Nestled in the Daniel Boone National Forest, past the Nada Tunnel and countless scenic hikes, lies a landscape with deep history. It is here that, for 29 years, students and the public have gathered annually in the Red River Gorge of eastern Kentucky, with its many unique cultural and natural resources, to learn about Native American and pioneer lifeways during Living Archaeology Weekend (LAW).
What is Living Archaeology Weekend?
Living Archaeology Weekend is Kentucky’s longest continuously running archaeology education event, and it is the cornerstone of Kentucky Archaeology Month. On Friday (September 15), pre-registered fifth-grade and homeschool children from eastern Kentucky and beyond will experience LAW’s educational demonstrations. On Saturday (September 16), the free event is open to the public. Please come visit!
Living Archaeology Weekend began in 1989 as a joint effort between the U.S. Forest Service, the Red River Historical Society, and the Kentucky Heritage Council. For the first six years, it was held in a rockshelter in The Gorge. The annual event served over 200 participants with up to 11 demonstrators showing diverse Native technologies. In 1995, the event moved to the Gladie Area, where it is still held today. This move allowed for greater accessibility and a larger space, permitting LAW to grow. Today, LAW serves 2000-3000 participants annually, with demonstrations delivered by knowledgeable presenters. This year you can expect to see over 25 demonstrations and educational booths!
In 2006, the loss of direct federal funding threatened the event’s continuation. Three organizations (the U.S. Forest Service, the Kentucky Archaeological Survey, and the Kentucky Organization of Professional Archaeologists) stepped up to take over event planning and continue to organize it today. Through the years, LAW has served a total of over 35,000 students, teachers, families, tourists, and civic groups. Some of the original student participants are now old enough to bring their own children to the event.
Over the years, LAW’s emphasis has not waivered: to foster stewardship and conservation of The Gorge’s important and unique cultural resources by providing educational opportunities that show “living” American Indian and pioneer technologies and lifeways. The Living Archaeology Weekend program encourages participants to discover the significance of objects, and through them, to realize the connections they have to people long ago. The event offers visitors an opportunity to reflect on the similarities all humans share.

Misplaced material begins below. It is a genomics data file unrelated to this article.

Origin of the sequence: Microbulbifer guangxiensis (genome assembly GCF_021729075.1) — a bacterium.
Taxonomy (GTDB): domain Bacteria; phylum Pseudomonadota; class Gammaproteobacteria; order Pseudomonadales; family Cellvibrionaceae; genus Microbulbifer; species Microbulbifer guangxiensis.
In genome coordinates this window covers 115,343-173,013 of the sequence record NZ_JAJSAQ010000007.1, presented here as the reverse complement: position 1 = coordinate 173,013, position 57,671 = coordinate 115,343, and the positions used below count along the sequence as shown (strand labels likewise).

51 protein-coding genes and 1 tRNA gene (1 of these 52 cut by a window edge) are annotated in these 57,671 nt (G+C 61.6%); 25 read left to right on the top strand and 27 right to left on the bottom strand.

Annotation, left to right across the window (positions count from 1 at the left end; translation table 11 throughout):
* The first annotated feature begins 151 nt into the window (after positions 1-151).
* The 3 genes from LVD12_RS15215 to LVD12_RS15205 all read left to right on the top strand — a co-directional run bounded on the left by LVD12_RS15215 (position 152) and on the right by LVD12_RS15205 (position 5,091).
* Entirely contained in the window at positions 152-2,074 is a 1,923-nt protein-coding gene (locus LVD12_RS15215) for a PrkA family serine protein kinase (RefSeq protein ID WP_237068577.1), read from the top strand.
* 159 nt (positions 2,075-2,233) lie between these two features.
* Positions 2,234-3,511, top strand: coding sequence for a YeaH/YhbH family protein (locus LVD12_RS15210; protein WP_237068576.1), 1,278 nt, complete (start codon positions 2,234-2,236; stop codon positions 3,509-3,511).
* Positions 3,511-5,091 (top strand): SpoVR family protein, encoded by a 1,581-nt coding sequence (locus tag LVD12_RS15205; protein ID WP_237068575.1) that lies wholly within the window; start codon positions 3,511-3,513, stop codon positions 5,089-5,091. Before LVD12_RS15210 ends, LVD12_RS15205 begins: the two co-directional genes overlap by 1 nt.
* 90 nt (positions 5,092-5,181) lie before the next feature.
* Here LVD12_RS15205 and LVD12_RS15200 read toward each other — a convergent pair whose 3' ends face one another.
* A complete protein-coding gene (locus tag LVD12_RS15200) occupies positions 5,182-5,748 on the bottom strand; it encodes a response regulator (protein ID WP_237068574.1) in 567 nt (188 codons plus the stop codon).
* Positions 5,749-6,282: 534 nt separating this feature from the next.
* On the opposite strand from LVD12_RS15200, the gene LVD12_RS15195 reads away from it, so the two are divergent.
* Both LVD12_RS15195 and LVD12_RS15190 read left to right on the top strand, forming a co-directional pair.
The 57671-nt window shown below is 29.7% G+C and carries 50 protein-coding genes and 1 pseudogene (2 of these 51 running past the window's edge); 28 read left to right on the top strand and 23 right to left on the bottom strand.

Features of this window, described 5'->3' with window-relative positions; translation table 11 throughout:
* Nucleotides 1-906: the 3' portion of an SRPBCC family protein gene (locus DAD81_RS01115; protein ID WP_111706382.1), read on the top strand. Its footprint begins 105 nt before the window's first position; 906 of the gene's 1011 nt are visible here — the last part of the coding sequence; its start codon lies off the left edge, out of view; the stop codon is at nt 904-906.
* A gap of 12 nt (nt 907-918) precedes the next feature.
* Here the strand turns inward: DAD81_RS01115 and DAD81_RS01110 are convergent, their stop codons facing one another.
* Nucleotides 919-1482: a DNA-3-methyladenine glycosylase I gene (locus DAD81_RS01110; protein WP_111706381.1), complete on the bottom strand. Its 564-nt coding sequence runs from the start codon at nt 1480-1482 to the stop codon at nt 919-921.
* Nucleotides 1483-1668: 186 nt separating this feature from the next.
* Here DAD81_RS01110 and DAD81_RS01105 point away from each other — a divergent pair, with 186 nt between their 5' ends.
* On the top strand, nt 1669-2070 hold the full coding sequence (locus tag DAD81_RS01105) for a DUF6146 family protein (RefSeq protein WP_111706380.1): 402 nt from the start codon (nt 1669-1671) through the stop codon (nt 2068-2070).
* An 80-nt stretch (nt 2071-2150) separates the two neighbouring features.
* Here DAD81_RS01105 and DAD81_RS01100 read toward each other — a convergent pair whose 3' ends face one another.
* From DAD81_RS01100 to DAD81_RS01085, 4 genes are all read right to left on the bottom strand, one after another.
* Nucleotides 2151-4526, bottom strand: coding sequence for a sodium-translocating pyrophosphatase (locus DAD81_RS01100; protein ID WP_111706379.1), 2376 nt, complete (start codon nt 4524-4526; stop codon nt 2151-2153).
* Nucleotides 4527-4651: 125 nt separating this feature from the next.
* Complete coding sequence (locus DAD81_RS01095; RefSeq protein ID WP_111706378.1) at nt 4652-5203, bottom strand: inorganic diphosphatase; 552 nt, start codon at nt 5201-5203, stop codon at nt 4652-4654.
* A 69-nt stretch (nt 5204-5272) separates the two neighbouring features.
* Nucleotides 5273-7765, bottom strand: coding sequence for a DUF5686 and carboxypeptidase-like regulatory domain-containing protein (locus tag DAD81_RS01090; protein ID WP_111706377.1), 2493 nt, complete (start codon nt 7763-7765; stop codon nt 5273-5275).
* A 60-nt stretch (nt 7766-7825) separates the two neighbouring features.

What will I see at LAW on September 16th?
Each year, Living Archaeology Weekend offers a wide array of demonstrations showing parallel Native and pioneer technologies and lifeways. Archaeological research in and around The Gorge is the basis for much of what we know about these groups.
Come visit the Native Technology side to see demonstrations of Native foodways, tools and weaponry, and entertainment and artistic expression. At the foodways stations, visitors learn about wild and domesticated food sources, cultivation and harvesting, and see open-fire, hot rock and earth oven cooking. Several stations show how plants were used by American Indians in many different ways: medicinally, for textiles, and even for building structures!
At some stations, skilled craftspeople demonstrate how Native Americans made and used their tools, like pump-drills and stone axes. At others, visitors can try their hand at hitting a target with a spear using an atlatl, or view deer hide processing. Visitors can also expect to see presentations on marbles and the game of stickball – examples of Cherokee recreational activities.
Parallel technologies and lifeways are demonstrated on the Pioneer side of the venue. Here foodways stations focus on the importance of corn and beans. Hungry? Have a cup of soup beans prepared as pioneers would have! Other plant uses also are shown with craft demonstrations of cornhusk dolls, spinning, and weaving. Want to learn about tools and firearms? Step over to the blacksmith and longhunter stations. We also will have Appalachian cultural entertainment with traditional mountain music.
To learn more about our demonstrators and what they do, visit the Demonstrators page on our website.
Celebrating Kentucky’s First Family
Each year, the LAW planners select a theme for the event’s t-shirt design and offer theshirts for sale as a lasting memento. Last year, LAW celebrated The Three Sisters crops (corn, beans, and squash). This year, LAW is celebrating Kentucky’s First Family, a group of PaleoAmericans who called this place home over 11,000 years ago. As such, we invite Kentucky’s 21st century families to come see how families of the past lived in the Red River Gorge!
By: LAW Steering Committee